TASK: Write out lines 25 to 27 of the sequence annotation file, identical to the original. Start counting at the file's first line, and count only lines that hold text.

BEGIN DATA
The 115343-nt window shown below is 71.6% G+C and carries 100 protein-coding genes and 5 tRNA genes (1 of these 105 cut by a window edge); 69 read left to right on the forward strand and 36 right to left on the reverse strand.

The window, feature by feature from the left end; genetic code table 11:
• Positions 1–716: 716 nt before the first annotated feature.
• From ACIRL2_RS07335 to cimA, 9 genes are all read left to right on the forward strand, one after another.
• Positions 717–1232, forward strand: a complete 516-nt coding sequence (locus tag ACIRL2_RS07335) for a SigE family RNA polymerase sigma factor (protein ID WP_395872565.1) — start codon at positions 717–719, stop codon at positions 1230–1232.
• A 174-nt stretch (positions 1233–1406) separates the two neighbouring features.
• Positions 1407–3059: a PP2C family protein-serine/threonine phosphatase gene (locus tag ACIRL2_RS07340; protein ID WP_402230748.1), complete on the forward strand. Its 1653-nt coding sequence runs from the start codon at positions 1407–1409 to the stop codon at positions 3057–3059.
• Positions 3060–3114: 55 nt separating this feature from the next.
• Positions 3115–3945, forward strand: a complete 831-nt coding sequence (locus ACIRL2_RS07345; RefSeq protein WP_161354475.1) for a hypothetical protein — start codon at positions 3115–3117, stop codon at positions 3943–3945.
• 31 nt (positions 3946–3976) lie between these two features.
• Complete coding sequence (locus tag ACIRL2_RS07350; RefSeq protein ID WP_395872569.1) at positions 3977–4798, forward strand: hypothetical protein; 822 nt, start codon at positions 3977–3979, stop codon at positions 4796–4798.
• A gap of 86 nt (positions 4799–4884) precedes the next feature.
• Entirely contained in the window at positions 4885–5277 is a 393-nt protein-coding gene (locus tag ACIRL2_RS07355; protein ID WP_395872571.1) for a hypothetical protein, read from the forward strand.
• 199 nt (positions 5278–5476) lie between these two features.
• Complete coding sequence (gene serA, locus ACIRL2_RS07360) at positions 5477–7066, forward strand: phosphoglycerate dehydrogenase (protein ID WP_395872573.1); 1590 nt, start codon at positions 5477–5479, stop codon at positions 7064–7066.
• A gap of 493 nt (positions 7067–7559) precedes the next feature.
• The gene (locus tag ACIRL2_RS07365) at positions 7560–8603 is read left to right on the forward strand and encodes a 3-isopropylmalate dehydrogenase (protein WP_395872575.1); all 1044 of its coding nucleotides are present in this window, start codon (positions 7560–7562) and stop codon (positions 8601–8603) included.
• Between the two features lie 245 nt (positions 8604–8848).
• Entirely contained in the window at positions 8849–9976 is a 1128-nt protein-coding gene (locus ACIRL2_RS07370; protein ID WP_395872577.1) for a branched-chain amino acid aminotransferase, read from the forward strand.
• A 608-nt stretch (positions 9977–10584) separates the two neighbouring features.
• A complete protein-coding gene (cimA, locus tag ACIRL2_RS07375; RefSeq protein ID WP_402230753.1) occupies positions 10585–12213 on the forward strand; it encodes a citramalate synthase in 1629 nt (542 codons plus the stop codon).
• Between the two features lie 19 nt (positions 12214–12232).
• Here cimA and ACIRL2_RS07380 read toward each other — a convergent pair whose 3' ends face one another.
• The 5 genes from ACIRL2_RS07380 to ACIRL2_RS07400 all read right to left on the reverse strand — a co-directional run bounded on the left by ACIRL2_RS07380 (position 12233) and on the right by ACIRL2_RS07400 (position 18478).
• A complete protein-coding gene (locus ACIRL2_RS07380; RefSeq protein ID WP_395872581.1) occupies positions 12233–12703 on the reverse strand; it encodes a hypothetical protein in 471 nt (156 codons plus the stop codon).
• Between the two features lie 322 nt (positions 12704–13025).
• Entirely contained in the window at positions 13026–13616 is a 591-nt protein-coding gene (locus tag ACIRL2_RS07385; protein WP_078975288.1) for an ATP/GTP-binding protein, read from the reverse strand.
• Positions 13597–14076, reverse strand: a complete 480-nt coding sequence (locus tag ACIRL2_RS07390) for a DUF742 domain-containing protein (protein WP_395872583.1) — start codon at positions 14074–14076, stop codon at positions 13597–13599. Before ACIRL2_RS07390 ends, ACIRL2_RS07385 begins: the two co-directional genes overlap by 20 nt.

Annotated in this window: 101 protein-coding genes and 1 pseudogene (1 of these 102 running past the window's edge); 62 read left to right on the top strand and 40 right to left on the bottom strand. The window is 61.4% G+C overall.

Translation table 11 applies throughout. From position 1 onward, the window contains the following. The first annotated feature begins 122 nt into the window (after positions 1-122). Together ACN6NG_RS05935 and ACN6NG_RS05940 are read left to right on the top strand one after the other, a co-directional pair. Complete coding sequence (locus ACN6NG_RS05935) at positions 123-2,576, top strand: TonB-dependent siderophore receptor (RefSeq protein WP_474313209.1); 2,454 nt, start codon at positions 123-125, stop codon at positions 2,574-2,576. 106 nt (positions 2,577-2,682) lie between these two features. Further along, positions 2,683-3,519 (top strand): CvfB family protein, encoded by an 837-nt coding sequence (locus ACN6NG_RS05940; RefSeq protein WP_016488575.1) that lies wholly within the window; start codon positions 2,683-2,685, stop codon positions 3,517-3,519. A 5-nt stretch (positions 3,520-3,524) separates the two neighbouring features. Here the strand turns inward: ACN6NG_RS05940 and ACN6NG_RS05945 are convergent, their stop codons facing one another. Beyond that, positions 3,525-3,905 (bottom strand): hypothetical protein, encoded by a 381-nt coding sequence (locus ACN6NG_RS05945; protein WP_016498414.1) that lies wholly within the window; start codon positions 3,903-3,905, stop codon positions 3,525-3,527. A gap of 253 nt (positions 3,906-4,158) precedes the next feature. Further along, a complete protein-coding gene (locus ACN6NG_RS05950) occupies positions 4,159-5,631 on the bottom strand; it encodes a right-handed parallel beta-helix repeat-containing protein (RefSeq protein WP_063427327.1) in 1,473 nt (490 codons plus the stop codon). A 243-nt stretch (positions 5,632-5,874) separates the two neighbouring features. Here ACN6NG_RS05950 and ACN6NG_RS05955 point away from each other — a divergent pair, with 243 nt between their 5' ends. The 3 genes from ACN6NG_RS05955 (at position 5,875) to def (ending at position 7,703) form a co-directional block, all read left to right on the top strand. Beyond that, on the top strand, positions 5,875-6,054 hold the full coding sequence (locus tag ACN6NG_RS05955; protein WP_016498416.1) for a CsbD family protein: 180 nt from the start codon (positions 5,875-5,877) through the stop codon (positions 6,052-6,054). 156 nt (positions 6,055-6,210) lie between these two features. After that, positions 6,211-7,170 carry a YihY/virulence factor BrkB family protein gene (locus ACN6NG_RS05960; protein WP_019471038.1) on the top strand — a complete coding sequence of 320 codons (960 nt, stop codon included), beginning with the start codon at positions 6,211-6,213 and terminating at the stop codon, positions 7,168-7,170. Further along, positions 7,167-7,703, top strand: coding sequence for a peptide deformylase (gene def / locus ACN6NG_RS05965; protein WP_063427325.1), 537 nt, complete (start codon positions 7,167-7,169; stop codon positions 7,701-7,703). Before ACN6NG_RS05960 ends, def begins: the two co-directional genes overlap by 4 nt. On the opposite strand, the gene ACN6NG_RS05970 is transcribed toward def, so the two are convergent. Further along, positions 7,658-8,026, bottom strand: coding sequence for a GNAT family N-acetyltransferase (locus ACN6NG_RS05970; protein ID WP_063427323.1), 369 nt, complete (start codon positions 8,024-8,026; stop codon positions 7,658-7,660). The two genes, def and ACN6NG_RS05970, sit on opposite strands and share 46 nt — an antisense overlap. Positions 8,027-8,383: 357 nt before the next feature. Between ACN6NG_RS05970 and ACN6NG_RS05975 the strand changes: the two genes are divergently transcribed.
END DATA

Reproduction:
• A complete protein-coding gene (locus ACIRL2_RS07380; RefSeq protein ID WP_395872581.1) occupies positions 12233–12703 on the reverse strand; it encodes a hypothetical protein in 471 nt (156 codons plus the stop codon).
• Between the two features lie 322 nt (positions 12704–13025).
• Entirely contained in the window at positions 13026–13616 is a 591-nt protein-coding gene (locus tag ACIRL2_RS07385; protein WP_078975288.1) for an ATP/GTP-binding protein, read from the reverse strand.